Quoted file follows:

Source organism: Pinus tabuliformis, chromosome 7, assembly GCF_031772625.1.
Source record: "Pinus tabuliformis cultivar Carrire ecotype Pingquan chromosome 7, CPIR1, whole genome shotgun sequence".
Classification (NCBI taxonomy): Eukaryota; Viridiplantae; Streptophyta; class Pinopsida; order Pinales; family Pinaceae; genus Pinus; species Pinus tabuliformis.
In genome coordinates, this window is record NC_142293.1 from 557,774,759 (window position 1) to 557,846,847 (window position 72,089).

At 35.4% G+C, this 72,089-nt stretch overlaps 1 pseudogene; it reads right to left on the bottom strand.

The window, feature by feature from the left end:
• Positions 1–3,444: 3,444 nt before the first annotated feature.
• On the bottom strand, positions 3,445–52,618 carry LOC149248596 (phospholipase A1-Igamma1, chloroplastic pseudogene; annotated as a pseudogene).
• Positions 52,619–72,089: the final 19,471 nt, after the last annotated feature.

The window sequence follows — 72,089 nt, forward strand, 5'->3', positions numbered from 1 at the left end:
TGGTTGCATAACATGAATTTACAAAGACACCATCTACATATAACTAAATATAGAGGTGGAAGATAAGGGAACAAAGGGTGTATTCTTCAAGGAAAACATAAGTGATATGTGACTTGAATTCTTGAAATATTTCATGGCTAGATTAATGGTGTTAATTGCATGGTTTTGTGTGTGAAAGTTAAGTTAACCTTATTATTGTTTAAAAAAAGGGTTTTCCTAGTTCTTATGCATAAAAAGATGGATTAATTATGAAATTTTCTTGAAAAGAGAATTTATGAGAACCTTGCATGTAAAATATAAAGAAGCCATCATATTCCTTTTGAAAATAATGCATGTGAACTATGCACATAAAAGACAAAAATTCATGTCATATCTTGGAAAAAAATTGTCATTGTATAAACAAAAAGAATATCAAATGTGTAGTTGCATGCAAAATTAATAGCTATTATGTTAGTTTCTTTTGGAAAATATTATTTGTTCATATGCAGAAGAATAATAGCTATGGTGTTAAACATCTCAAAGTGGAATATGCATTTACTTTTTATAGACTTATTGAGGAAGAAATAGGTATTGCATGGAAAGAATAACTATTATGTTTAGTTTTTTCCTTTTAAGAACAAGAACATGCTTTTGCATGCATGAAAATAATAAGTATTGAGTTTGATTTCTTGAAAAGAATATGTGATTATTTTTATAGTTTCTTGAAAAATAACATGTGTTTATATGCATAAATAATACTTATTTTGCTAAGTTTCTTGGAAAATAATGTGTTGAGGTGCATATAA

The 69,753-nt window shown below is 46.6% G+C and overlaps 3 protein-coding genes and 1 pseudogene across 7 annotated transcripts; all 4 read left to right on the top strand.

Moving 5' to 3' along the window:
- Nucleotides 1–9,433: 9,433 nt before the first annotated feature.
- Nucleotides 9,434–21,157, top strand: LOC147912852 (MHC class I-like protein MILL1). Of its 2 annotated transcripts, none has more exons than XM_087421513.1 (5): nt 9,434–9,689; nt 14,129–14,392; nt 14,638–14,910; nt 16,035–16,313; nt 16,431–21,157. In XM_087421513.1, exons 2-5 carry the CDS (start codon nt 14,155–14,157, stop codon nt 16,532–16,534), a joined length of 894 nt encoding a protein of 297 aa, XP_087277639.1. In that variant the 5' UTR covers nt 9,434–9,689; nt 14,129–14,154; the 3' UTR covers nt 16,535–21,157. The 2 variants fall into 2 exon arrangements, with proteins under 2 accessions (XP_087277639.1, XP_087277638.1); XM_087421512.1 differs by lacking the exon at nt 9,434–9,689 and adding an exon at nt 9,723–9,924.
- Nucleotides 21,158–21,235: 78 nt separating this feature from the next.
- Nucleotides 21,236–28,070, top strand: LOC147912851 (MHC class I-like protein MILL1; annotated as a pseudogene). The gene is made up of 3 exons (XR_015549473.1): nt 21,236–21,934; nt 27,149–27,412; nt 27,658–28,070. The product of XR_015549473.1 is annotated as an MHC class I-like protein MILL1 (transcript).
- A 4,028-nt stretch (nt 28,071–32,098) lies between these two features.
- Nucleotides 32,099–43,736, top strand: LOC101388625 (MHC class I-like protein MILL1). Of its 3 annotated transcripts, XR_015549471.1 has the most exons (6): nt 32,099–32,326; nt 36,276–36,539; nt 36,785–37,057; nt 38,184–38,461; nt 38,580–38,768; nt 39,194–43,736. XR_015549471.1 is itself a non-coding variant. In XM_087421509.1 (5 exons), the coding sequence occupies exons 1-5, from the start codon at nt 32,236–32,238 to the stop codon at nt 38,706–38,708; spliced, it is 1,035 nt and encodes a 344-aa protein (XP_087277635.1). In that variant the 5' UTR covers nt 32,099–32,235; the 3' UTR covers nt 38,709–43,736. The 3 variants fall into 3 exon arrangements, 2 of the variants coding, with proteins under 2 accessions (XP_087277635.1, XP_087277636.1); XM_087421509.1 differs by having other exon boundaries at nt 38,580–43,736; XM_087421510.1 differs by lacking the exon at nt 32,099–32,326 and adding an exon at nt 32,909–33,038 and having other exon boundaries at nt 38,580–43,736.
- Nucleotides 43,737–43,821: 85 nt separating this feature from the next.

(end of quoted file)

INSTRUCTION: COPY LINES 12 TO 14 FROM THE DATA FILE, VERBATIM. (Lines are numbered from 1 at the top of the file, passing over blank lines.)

The 69,753-nt window shown below is 46.6% G+C and overlaps 3 protein-coding genes and 1 pseudogene across 7 annotated transcripts; all 4 read left to right on the top strand.

Moving 5' to 3' along the window:
- Nucleotides 1–9,433: 9,433 nt before the first annotated feature.